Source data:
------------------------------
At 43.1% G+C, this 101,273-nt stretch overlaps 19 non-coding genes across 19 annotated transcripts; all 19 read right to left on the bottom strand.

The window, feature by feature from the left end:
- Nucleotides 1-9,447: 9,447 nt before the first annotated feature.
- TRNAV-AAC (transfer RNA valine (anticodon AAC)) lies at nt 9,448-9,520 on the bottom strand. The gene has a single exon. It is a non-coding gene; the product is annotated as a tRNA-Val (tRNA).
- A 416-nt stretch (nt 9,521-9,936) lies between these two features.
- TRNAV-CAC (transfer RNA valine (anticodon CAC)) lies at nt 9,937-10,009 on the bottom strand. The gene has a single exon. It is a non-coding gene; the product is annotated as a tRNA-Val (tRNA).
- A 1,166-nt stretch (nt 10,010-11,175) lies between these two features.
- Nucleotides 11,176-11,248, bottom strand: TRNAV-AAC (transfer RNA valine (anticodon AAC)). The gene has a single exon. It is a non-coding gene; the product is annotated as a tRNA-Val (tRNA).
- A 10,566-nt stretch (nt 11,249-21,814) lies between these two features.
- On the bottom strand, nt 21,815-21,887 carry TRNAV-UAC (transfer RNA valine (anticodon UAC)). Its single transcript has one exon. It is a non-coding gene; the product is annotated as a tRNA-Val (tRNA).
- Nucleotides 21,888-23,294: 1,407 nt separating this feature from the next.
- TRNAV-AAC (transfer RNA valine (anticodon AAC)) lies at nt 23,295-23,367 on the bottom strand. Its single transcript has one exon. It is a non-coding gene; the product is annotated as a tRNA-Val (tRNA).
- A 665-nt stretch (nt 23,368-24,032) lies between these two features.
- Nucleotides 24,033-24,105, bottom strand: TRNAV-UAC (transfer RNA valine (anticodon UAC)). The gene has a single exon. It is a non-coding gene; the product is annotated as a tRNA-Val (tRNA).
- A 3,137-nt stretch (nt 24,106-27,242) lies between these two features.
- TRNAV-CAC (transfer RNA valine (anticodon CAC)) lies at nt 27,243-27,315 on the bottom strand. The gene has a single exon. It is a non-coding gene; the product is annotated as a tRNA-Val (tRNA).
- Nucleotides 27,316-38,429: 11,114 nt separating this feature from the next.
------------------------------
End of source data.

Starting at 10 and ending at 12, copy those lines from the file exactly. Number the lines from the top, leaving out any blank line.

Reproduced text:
- On the bottom strand, nt 21,815-21,887 carry TRNAV-UAC (transfer RNA valine (anticodon UAC)). Its single transcript has one exon. It is a non-coding gene; the product is annotated as a tRNA-Val (tRNA).
- Nucleotides 21,888-23,294: 1,407 nt separating this feature from the next.
- TRNAV-AAC (transfer RNA valine (anticodon AAC)) lies at nt 23,295-23,367 on the bottom strand. Its single transcript has one exon. It is a non-coding gene; the product is annotated as a tRNA-Val (tRNA).